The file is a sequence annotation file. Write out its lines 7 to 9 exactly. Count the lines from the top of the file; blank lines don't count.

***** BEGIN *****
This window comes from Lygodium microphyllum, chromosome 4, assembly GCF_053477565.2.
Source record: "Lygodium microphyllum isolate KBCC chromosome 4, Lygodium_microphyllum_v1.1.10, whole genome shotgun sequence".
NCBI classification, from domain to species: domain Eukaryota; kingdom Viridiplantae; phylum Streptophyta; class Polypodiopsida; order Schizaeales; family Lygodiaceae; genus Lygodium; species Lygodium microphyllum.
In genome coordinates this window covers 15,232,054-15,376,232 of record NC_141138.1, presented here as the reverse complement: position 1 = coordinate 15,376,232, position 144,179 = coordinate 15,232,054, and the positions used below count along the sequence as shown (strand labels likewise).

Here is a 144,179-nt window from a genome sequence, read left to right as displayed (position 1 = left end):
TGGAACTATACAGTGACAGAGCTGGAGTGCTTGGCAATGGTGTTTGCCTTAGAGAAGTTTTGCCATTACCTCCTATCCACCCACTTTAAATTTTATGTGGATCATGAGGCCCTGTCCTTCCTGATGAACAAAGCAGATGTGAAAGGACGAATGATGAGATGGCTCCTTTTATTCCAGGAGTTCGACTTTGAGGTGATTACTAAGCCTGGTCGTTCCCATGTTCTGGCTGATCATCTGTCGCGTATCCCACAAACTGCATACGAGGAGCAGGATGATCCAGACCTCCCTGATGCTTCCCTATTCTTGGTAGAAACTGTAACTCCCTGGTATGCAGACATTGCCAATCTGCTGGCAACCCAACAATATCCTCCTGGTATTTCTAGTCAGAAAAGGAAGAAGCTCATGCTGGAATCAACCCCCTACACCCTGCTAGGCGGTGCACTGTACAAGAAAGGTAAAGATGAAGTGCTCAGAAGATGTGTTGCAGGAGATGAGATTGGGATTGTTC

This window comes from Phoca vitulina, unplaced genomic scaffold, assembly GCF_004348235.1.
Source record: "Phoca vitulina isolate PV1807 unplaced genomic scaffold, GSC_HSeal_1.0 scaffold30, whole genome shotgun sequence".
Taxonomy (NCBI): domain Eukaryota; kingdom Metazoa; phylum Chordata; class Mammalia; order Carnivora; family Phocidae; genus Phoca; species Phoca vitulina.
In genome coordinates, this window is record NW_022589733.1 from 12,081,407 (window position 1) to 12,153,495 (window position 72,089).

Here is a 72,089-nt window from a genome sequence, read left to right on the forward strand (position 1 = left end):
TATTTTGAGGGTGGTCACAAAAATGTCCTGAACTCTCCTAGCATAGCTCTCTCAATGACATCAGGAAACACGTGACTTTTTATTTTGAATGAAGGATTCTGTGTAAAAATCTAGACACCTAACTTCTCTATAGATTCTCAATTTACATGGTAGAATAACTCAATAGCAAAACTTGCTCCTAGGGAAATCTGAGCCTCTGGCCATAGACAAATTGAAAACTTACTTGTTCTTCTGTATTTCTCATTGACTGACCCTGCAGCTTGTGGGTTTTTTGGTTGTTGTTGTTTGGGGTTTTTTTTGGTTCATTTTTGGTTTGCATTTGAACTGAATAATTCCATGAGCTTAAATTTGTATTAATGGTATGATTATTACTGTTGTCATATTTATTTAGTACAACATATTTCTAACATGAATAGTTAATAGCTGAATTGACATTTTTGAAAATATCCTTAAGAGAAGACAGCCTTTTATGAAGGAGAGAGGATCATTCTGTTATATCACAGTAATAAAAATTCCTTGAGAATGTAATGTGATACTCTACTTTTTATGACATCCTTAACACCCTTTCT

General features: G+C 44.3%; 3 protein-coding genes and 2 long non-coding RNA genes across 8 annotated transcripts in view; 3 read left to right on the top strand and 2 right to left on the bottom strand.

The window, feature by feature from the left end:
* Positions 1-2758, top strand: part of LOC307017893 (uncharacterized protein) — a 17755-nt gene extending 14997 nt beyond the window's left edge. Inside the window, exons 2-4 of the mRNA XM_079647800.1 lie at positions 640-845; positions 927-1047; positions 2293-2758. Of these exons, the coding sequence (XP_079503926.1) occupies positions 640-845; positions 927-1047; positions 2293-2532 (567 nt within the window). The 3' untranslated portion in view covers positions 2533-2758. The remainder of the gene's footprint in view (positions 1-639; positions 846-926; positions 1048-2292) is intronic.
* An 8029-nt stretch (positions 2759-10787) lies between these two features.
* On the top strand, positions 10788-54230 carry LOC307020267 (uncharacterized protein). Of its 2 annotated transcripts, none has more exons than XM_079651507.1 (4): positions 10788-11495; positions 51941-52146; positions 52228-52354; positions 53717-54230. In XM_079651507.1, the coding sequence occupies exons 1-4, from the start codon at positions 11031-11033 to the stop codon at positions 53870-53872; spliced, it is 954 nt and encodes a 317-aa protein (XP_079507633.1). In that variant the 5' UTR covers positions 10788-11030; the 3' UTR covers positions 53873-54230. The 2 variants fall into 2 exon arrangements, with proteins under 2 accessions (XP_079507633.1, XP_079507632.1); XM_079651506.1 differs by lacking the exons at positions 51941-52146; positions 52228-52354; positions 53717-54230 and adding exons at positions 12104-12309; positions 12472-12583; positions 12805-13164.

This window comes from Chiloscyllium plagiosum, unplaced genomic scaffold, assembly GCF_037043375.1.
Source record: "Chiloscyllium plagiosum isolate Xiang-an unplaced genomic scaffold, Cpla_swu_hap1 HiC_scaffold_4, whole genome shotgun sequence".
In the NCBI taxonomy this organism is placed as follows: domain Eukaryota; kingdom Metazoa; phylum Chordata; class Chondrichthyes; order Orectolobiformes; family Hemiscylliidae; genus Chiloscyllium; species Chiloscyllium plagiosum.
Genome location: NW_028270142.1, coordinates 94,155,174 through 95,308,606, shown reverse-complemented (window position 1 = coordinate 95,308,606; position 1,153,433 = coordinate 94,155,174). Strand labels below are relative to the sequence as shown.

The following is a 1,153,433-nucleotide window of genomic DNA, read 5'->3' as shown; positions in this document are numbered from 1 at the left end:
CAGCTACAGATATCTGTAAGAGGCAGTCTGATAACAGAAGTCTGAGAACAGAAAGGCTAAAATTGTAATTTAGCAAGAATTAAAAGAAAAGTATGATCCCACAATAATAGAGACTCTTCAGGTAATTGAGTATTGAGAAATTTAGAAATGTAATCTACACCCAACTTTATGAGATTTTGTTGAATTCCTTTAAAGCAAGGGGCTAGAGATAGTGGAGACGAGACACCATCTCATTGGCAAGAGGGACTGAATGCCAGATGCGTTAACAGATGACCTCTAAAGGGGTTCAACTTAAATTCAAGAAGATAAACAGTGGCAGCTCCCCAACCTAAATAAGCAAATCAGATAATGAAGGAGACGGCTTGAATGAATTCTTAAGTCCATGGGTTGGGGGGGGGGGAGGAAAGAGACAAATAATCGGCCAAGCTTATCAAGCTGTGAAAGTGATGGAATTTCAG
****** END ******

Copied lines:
This window comes from Phoca vitulina, unplaced genomic scaffold, assembly GCF_004348235.1.
Source record: "Phoca vitulina isolate PV1807 unplaced genomic scaffold, GSC_HSeal_1.0 scaffold30, whole genome shotgun sequence".
Taxonomy (NCBI): domain Eukaryota; kingdom Metazoa; phylum Chordata; class Mammalia; order Carnivora; family Phocidae; genus Phoca; species Phoca vitulina.